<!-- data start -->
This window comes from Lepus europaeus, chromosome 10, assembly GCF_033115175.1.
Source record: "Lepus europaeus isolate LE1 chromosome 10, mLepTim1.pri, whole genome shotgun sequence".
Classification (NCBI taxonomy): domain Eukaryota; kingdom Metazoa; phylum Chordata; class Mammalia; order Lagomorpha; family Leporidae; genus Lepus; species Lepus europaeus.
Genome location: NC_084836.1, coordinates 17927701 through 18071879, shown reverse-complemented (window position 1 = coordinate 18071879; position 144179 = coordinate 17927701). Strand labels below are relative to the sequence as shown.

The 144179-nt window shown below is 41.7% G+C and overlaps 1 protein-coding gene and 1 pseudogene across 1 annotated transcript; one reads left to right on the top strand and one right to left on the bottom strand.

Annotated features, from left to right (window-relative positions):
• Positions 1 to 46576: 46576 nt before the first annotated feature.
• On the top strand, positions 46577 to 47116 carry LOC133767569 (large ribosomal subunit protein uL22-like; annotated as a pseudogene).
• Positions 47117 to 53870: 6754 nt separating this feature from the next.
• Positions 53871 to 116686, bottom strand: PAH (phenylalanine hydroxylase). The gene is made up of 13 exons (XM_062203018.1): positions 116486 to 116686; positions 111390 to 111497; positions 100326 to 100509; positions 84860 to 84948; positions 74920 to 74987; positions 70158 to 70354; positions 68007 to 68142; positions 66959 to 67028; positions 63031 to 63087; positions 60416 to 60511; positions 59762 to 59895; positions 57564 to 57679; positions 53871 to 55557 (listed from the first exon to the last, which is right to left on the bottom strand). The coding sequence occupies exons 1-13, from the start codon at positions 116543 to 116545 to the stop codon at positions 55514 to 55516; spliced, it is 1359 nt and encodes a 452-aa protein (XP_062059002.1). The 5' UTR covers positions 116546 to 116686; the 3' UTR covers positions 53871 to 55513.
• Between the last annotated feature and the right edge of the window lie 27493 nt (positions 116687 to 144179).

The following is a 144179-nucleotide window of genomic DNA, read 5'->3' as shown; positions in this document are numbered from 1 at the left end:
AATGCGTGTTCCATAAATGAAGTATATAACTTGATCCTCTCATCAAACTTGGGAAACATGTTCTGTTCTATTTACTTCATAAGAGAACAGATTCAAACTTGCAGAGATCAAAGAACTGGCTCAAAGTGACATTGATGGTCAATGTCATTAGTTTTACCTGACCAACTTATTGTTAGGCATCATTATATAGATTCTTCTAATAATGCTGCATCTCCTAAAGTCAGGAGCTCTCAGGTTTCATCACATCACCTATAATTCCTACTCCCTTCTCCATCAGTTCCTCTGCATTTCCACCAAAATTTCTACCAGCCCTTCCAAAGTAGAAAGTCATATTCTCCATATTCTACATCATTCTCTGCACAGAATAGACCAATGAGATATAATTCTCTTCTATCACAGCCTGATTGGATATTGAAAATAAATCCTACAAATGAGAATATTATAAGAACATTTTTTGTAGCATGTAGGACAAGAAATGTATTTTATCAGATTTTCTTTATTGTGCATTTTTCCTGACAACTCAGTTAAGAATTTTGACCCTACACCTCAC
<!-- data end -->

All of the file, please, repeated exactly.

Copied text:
This window comes from Lepus europaeus, chromosome 10, assembly GCF_033115175.1.
Source record: "Lepus europaeus isolate LE1 chromosome 10, mLepTim1.pri, whole genome shotgun sequence".
Classification (NCBI taxonomy): domain Eukaryota; kingdom Metazoa; phylum Chordata; class Mammalia; order Lagomorpha; family Leporidae; genus Lepus; species Lepus europaeus.
Genome location: NC_084836.1, coordinates 17927701 through 18071879, shown reverse-complemented (window position 1 = coordinate 18071879; position 144179 = coordinate 17927701). Strand labels below are relative to the sequence as shown.

The 144179-nt window shown below is 41.7% G+C and overlaps 1 protein-coding gene and 1 pseudogene across 1 annotated transcript; one reads left to right on the top strand and one right to left on the bottom strand.

Annotated features, from left to right (window-relative positions):
• Positions 1 to 46576: 46576 nt before the first annotated feature.
• On the top strand, positions 46577 to 47116 carry LOC133767569 (large ribosomal subunit protein uL22-like; annotated as a pseudogene).
• Positions 47117 to 53870: 6754 nt separating this feature from the next.
• Positions 53871 to 116686, bottom strand: PAH (phenylalanine hydroxylase). The gene is made up of 13 exons (XM_062203018.1): positions 116486 to 116686; positions 111390 to 111497; positions 100326 to 100509; positions 84860 to 84948; positions 74920 to 74987; positions 70158 to 70354; positions 68007 to 68142; positions 66959 to 67028; positions 63031 to 63087; positions 60416 to 60511; positions 59762 to 59895; positions 57564 to 57679; positions 53871 to 55557 (listed from the first exon to the last, which is right to left on the bottom strand). The coding sequence occupies exons 1-13, from the start codon at positions 116543 to 116545 to the stop codon at positions 55514 to 55516; spliced, it is 1359 nt and encodes a 452-aa protein (XP_062059002.1). The 5' UTR covers positions 116546 to 116686; the 3' UTR covers positions 53871 to 55513.
• Between the last annotated feature and the right edge of the window lie 27493 nt (positions 116687 to 144179).

The following is a 144179-nucleotide window of genomic DNA, read 5'->3' as shown; positions in this document are numbered from 1 at the left end:
AATGCGTGTTCCATAAATGAAGTATATAACTTGATCCTCTCATCAAACTTGGGAAACATGTTCTGTTCTATTTACTTCATAAGAGAACAGATTCAAACTTGCAGAGATCAAAGAACTGGCTCAAAGTGACATTGATGGTCAATGTCATTAGTTTTACCTGACCAACTTATTGTTAGGCATCATTATATAGATTCTTCTAATAATGCTGCATCTCCTAAAGTCAGGAGCTCTCAGGTTTCATCACATCACCTATAATTCCTACTCCCTTCTCCATCAGTTCCTCTGCATTTCCACCAAAATTTCTACCAGCCCTTCCAAAGTAGAAAGTCATATTCTCCATATTCTACATCATTCTCTGCACAGAATAGACCAATGAGATATAATTCTCTTCTATCACAGCCTGATTGGATATTGAAAATAAATCCTACAAATGAGAATATTATAAGAACATTTTTTGTAGCATGTAGGACAAGAAATGTATTTTATCAGATTTTCTTTATTGTGCATTTTTCCTGACAACTCAGTTAAGAATTTTGACCCTACACCTCAC